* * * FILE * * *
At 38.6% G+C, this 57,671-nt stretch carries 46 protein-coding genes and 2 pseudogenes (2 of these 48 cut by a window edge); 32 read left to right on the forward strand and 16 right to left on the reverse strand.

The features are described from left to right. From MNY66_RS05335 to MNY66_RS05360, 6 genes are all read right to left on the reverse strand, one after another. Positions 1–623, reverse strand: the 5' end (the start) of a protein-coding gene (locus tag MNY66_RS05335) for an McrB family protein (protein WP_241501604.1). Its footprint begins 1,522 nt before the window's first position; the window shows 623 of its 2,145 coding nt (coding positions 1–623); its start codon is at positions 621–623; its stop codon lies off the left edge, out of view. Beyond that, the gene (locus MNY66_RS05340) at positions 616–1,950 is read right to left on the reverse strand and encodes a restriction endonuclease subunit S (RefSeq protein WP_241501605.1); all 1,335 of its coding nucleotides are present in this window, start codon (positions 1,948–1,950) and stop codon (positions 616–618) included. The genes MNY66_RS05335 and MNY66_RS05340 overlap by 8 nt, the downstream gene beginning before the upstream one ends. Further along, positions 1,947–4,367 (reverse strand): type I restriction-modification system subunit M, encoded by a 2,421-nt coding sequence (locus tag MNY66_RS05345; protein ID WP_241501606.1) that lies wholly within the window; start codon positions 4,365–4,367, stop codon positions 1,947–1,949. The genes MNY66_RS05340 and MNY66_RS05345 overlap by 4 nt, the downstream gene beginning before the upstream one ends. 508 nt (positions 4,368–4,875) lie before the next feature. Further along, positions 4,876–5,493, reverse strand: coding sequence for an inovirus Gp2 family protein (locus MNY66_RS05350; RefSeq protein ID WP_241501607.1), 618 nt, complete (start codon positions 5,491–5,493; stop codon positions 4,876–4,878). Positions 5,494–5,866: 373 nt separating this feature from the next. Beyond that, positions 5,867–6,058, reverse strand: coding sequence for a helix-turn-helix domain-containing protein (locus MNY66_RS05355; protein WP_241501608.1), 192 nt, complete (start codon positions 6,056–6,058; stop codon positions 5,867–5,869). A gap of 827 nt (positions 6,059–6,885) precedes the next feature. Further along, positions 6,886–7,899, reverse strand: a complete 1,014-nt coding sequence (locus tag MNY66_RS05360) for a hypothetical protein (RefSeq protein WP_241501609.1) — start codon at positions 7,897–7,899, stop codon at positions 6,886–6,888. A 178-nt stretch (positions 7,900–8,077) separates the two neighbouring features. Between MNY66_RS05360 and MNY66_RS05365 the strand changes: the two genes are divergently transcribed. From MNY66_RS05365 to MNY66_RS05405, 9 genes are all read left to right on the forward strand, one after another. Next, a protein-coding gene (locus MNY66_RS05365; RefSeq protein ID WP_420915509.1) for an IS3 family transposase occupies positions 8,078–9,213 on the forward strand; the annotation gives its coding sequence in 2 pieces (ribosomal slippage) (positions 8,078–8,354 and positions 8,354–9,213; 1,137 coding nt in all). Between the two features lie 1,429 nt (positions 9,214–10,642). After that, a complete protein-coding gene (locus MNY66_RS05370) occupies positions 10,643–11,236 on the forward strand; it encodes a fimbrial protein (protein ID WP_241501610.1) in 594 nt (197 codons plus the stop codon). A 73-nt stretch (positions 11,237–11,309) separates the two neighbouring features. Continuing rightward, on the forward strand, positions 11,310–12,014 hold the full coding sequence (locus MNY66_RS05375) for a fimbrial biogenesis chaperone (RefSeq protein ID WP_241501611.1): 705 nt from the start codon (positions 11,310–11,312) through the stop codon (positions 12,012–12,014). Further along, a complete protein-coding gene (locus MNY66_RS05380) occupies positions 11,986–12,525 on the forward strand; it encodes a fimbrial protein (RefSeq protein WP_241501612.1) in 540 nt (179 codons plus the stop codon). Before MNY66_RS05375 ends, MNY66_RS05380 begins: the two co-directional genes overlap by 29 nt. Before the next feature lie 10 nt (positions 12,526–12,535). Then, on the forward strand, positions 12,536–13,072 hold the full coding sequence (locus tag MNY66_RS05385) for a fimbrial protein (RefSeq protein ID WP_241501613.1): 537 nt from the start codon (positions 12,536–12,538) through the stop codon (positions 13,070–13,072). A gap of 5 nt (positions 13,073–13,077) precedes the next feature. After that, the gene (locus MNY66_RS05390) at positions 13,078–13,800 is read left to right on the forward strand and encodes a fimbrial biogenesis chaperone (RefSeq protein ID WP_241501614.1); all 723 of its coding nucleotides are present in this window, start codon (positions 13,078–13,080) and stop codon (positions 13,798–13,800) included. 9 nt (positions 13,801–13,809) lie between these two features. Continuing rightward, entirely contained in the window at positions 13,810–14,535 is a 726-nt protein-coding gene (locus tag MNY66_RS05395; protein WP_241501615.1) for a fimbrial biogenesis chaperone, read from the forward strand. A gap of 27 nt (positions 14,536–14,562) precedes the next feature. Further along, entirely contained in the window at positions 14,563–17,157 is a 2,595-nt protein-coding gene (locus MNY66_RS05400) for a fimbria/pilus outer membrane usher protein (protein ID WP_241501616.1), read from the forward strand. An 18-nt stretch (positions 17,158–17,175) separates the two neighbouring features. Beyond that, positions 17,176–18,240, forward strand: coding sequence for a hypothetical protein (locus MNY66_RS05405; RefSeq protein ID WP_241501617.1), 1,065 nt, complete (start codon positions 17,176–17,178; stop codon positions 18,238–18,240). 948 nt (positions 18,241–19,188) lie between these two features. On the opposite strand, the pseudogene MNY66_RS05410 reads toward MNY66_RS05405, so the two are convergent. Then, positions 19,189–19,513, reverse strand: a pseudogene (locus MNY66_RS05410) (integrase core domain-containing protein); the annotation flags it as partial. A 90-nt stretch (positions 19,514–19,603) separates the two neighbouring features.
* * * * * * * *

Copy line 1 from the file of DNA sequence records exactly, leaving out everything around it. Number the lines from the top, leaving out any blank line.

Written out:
At 38.6% G+C, this 57,671-nt stretch carries 46 protein-coding genes and 2 pseudogenes (2 of these 48 cut by a window edge); 32 read left to right on the forward strand and 16 right to left on the reverse strand.